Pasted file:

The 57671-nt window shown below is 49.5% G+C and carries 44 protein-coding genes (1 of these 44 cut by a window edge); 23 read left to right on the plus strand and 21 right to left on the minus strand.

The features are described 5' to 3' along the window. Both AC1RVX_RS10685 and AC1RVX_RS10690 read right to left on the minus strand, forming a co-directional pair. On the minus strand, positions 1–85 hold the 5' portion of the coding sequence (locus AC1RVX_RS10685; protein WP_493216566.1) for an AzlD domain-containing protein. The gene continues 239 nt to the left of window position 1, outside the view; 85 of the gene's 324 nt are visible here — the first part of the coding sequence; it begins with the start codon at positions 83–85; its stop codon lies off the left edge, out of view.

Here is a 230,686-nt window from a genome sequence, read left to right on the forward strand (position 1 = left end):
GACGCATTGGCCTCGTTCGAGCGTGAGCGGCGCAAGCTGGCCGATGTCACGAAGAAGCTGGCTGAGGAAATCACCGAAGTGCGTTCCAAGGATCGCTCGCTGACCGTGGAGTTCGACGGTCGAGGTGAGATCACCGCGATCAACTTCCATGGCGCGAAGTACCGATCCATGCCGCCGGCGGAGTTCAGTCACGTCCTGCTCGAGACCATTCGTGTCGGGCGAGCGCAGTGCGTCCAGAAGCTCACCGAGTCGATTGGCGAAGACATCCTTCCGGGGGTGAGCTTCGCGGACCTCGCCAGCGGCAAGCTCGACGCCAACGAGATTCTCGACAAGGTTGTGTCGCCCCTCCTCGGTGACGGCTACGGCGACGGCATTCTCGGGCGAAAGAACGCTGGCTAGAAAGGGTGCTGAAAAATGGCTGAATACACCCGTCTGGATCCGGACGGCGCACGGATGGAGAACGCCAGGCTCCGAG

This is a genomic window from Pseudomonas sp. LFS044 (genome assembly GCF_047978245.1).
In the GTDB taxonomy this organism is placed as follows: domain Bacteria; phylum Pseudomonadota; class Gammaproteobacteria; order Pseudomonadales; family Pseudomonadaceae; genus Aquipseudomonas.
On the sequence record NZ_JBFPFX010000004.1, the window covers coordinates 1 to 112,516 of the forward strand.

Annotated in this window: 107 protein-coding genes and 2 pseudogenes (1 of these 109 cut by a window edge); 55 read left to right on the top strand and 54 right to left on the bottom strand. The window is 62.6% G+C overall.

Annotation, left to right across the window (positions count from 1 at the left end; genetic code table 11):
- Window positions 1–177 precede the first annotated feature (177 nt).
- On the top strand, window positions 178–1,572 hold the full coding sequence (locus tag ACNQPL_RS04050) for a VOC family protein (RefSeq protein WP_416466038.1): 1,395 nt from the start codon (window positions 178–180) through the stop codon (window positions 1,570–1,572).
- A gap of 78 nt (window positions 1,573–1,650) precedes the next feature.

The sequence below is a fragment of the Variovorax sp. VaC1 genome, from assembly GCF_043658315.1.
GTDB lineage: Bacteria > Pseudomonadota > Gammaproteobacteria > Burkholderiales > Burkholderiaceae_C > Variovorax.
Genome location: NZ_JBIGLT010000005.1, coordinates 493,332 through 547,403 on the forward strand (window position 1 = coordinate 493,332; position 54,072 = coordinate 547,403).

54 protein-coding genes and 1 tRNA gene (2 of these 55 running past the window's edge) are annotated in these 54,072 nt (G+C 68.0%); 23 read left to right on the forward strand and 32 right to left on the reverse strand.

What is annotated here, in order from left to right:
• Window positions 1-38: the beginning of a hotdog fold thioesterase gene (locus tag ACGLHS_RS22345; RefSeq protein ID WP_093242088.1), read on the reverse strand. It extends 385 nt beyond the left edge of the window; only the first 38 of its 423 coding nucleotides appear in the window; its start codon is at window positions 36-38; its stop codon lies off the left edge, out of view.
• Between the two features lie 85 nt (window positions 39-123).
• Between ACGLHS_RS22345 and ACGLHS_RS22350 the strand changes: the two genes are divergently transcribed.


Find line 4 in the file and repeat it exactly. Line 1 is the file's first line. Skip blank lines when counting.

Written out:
GACGCATTGGCCTCGTTCGAGCGTGAGCGGCGCAAGCTGGCCGATGTCACGAAGAAGCTGGCTGAGGAAATCACCGAAGTGCGTTCCAAGGATCGCTCGCTGACCGTGGAGTTCGACGGTCGAGGTGAGATCACCGCGATCAACTTCCATGGCGCGAAGTACCGATCCATGCCGCCGGCGGAGTTCAGTCACGTCCTGCTCGAGACCATTCGTGTCGGGCGAGCGCAGTGCGTCCAGAAGCTCACCGAGTCGATTGGCGAAGACATCCTTCCGGGGGTGAGCTTCGCGGACCTCGCCAGCGGCAAGCTCGACGCCAACGAGATTCTCGACAAGGTTGTGTCGCCCCTCCTCGGTGACGGCTACGGCGACGGCATTCTCGGGCGAAAGAACGCTGGCTAGAAAGGGTGCTGAAAAATGGCTGAATACACCCGTCTGGATCCGGACGGCGCACGGATGGAGAACGCCAGGCTCCGAG